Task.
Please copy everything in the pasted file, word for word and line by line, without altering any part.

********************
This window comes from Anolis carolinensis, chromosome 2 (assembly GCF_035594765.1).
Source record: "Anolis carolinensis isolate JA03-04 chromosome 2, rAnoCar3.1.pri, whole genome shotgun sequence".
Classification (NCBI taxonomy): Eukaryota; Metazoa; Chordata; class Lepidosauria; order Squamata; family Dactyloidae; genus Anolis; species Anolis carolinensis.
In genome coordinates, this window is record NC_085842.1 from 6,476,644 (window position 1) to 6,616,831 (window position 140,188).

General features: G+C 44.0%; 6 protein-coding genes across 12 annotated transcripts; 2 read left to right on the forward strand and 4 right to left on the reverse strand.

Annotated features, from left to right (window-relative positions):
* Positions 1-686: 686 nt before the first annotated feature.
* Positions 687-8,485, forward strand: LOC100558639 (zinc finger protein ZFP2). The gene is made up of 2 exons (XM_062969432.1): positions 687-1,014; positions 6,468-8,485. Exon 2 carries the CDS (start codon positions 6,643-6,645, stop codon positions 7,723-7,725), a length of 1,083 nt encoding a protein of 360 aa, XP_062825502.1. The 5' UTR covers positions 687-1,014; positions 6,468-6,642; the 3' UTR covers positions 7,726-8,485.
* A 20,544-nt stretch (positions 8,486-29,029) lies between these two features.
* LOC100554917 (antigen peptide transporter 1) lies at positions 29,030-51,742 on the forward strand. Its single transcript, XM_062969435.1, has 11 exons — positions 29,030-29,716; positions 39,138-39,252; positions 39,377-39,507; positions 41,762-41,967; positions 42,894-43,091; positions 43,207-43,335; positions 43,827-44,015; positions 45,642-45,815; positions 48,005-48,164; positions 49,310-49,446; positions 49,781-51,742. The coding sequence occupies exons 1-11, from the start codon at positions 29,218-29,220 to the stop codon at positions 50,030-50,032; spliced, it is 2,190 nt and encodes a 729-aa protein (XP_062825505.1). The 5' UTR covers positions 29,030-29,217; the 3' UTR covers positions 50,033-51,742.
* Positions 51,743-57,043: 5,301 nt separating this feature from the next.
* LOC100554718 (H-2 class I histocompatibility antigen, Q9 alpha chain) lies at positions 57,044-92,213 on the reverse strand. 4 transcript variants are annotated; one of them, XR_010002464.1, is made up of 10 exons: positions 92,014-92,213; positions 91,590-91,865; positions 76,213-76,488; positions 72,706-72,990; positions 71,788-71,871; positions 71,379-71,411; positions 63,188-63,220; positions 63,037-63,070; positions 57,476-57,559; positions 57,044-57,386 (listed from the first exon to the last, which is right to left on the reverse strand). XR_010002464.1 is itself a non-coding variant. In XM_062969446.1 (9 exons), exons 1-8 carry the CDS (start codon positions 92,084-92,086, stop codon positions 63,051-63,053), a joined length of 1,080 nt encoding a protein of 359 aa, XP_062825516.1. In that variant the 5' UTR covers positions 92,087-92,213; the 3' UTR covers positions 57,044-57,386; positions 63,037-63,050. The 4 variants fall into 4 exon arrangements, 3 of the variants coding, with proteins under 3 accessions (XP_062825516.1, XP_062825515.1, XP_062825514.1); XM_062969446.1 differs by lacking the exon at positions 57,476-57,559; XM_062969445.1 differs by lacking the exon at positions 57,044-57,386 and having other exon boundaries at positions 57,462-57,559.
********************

This window comes from Anolis carolinensis, chromosome 2 (assembly GCF_035594765.1).
Source record: "Anolis carolinensis isolate JA03-04 chromosome 2, rAnoCar3.1.pri, whole genome shotgun sequence".
Classification (NCBI taxonomy): Eukaryota; Metazoa; Chordata; class Lepidosauria; order Squamata; family Dactyloidae; genus Anolis; species Anolis carolinensis.
In genome coordinates, this window is record NC_085842.1 from 6,476,644 (window position 1) to 6,616,831 (window position 140,188).

General features: G+C 44.0%; 6 protein-coding genes across 12 annotated transcripts; 2 read left to right on the forward strand and 4 right to left on the reverse strand.

Annotated features, from left to right (window-relative positions):
* Positions 1-686: 686 nt before the first annotated feature.
* Positions 687-8,485, forward strand: LOC100558639 (zinc finger protein ZFP2). The gene is made up of 2 exons (XM_062969432.1): positions 687-1,014; positions 6,468-8,485. Exon 2 carries the CDS (start codon positions 6,643-6,645, stop codon positions 7,723-7,725), a length of 1,083 nt encoding a protein of 360 aa, XP_062825502.1. The 5' UTR covers positions 687-1,014; positions 6,468-6,642; the 3' UTR covers positions 7,726-8,485.
* A 20,544-nt stretch (positions 8,486-29,029) lies between these two features.
* LOC100554917 (antigen peptide transporter 1) lies at positions 29,030-51,742 on the forward strand. Its single transcript, XM_062969435.1, has 11 exons — positions 29,030-29,716; positions 39,138-39,252; positions 39,377-39,507; positions 41,762-41,967; positions 42,894-43,091; positions 43,207-43,335; positions 43,827-44,015; positions 45,642-45,815; positions 48,005-48,164; positions 49,310-49,446; positions 49,781-51,742. The coding sequence occupies exons 1-11, from the start codon at positions 29,218-29,220 to the stop codon at positions 50,030-50,032; spliced, it is 2,190 nt and encodes a 729-aa protein (XP_062825505.1). The 5' UTR covers positions 29,030-29,217; the 3' UTR covers positions 50,033-51,742.
* Positions 51,743-57,043: 5,301 nt separating this feature from the next.
* LOC100554718 (H-2 class I histocompatibility antigen, Q9 alpha chain) lies at positions 57,044-92,213 on the reverse strand. 4 transcript variants are annotated; one of them, XR_010002464.1, is made up of 10 exons: positions 92,014-92,213; positions 91,590-91,865; positions 76,213-76,488; positions 72,706-72,990; positions 71,788-71,871; positions 71,379-71,411; positions 63,188-63,220; positions 63,037-63,070; positions 57,476-57,559; positions 57,044-57,386 (listed from the first exon to the last, which is right to left on the reverse strand). XR_010002464.1 is itself a non-coding variant. In XM_062969446.1 (9 exons), exons 1-8 carry the CDS (start codon positions 92,084-92,086, stop codon positions 63,051-63,053), a joined length of 1,080 nt encoding a protein of 359 aa, XP_062825516.1. In that variant the 5' UTR covers positions 92,087-92,213; the 3' UTR covers positions 57,044-57,386; positions 63,037-63,050. The 4 variants fall into 4 exon arrangements, 3 of the variants coding, with proteins under 3 accessions (XP_062825516.1, XP_062825515.1, XP_062825514.1); XM_062969446.1 differs by lacking the exon at positions 57,476-57,559; XM_062969445.1 differs by lacking the exon at positions 57,044-57,386 and having other exon boundaries at positions 57,462-57,559.